News about nuclear accident in Fukushima in April 2011

Radioactive news 7 April 2011

  • FLASHBACK - Alps suffering from Chernobyl fallout claim

    An independent laboratory says the Alps are still contaminated with fall-out from the Chernobyl nuclear disaster 12 years ago.

    The Centre for Research and Independent Information on Radioactivity (CRII-RAD) says in places the levels of radiation exceeds safety limits.
  • They already lost homes, boats — now they may not be able to fish

    Fishermen who lost their homes and boats on March 11 now fear radioactive water gushing into the Pacific from the crippled Fukushima No. 1 nuclear plant could cost them their livelihoods.

    The contaminated water has raised concerns about the safety of seafood, prompting the government to set limits for the first time on the amount of radiation permitted in fish.

    Authorities insisted the radioactive water would dissipate and posed no immediate threat to sea creatures or people who eat them, and most experts agree.

    But even though the new standards are being adopted as a precaution, the mere suggestion that seafood from Japan could be at any risk stirred worries throughout the fishing industry.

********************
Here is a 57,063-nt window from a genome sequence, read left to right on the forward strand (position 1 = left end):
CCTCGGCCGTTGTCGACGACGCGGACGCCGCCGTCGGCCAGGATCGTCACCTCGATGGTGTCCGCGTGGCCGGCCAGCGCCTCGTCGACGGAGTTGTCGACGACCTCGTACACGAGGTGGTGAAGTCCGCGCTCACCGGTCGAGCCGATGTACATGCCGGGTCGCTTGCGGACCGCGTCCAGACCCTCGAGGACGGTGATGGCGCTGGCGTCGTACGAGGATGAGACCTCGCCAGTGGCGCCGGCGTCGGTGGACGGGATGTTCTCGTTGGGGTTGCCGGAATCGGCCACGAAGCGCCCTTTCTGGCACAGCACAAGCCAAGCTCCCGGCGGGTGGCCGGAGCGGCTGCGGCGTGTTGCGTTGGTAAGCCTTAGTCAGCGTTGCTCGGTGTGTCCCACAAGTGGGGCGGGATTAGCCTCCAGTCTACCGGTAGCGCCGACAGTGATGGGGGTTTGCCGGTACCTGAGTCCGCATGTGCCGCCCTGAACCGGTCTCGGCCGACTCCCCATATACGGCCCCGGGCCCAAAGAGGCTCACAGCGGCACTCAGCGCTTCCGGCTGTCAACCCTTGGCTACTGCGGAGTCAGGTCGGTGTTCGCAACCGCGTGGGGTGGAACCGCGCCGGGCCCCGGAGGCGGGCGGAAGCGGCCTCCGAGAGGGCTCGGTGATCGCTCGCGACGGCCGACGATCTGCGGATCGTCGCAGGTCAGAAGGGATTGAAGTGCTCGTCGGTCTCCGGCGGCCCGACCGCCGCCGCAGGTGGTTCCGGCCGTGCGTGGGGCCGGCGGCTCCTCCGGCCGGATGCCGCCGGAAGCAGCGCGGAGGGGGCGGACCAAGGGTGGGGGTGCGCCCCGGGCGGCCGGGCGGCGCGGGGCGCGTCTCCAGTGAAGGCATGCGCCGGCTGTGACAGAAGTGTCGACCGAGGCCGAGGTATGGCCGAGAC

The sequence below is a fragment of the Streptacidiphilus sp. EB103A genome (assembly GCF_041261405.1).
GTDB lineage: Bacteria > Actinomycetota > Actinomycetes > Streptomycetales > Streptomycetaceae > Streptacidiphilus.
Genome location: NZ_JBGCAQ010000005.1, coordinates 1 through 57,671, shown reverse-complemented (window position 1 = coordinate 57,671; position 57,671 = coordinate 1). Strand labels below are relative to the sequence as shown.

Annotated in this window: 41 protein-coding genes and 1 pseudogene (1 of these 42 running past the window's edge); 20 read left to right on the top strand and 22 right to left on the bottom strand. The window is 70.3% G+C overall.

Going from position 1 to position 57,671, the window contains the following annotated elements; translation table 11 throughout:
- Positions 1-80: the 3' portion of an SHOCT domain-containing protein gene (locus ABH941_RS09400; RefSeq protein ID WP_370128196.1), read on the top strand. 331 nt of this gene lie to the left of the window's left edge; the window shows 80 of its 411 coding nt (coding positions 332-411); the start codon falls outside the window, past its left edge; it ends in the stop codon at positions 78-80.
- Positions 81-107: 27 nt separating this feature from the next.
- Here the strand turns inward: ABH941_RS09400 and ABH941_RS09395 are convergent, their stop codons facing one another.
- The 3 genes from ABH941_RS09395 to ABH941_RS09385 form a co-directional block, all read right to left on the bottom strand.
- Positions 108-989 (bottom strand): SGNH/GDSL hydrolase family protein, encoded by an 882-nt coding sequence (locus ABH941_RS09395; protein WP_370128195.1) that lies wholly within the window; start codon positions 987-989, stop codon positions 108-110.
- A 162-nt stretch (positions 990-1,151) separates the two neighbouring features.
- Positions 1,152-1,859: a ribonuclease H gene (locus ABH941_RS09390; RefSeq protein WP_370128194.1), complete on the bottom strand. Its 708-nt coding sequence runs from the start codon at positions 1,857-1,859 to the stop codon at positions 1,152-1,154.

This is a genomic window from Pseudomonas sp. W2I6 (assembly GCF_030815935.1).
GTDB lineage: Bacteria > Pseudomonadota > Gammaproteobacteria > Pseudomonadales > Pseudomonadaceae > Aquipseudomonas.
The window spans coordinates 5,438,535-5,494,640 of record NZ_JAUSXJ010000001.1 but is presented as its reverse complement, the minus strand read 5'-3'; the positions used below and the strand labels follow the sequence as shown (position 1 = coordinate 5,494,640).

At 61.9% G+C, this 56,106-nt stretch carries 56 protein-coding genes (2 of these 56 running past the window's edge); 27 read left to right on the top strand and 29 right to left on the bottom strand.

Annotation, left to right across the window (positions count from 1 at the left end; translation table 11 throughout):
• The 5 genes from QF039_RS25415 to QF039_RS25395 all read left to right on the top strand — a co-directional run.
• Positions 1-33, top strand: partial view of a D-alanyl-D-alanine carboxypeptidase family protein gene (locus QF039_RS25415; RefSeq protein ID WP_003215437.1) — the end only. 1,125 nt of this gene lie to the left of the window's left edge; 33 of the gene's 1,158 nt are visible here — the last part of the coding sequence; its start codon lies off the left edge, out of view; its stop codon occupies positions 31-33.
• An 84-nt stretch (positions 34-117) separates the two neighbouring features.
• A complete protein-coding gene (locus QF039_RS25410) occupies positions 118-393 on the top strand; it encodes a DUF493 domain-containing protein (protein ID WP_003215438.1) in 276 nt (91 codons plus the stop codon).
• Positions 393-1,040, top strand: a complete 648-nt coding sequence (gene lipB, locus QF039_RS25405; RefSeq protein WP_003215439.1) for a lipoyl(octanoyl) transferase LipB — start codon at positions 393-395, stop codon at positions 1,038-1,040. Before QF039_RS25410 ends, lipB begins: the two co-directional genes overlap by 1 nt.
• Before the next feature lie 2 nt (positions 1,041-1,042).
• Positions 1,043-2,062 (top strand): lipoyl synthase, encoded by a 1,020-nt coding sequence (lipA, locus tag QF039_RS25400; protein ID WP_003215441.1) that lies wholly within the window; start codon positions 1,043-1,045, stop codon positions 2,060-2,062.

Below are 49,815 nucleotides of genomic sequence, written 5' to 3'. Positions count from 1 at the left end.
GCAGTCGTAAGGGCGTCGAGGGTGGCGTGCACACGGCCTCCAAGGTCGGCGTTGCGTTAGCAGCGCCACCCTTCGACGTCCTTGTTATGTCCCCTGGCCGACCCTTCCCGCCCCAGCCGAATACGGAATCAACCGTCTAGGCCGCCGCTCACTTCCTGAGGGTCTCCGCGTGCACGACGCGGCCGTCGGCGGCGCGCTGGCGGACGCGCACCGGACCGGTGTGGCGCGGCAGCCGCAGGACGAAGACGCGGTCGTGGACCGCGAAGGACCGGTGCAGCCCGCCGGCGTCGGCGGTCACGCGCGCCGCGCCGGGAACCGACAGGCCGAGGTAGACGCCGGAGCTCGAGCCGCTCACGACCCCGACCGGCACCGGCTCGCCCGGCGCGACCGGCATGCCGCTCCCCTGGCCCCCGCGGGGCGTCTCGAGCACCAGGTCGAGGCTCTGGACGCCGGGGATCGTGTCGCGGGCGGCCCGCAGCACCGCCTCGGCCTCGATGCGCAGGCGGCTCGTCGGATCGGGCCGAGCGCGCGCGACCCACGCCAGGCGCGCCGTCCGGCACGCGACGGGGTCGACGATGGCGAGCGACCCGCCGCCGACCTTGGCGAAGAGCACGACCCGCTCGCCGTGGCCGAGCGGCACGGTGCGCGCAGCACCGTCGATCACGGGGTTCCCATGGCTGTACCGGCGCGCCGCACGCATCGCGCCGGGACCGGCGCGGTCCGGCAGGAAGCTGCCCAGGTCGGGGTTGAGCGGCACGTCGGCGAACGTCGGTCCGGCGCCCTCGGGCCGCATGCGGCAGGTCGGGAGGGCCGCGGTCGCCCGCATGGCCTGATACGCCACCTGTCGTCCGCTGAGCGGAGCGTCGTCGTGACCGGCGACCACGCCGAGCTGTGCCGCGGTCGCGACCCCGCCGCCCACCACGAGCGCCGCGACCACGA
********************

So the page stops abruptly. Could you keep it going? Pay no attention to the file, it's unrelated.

• Fish radiation limits set same as vegetables'

    The government has decided to set consumption limits for radioactive iodine in fishery products at 2,000 becquerels per kilogram--the same regulatory value set for vegetables.

    The hasty decision was made in response to Monday's announcement by an Ibaraki Prefecture fishery cooperative that radioactive iodine had been detected in kounago (young sand launce) caught in waters off the prefecture. The small eellike fish was found to contain 4,080 becquerels of iodine per kilogram.
  • Radiation level remains high after leak stopped

    At the crippled Fukushima Daiichi nuclear power plant, radiation in seawater near the Number 2 reactor remains high, even after the leakage of contaminated water into the sea was stopped.
  • Core of Stricken Reactor Probably Leaked, U.S. Says
    The United States Nuclear Regulatory Commission said Wednesday that some of the core of a stricken Japanese reactor had probably leaked from its steel pressure vessel into the bottom of the containment structure, implying that the damage was even worse than previously thought.
  • France detects radioactive iodine in rainwater, milk

    After the radioactive cloud eminating from Japan's stricken Fukushima nuclear power plant reached Europe last week, French authorities have detected radioactive iodine-131 in rainwater and milk.

    CRIIRAD, an independent French research body on radioactivity, said it had detected radioactive iodine-131 in rainwater in south-eastern France.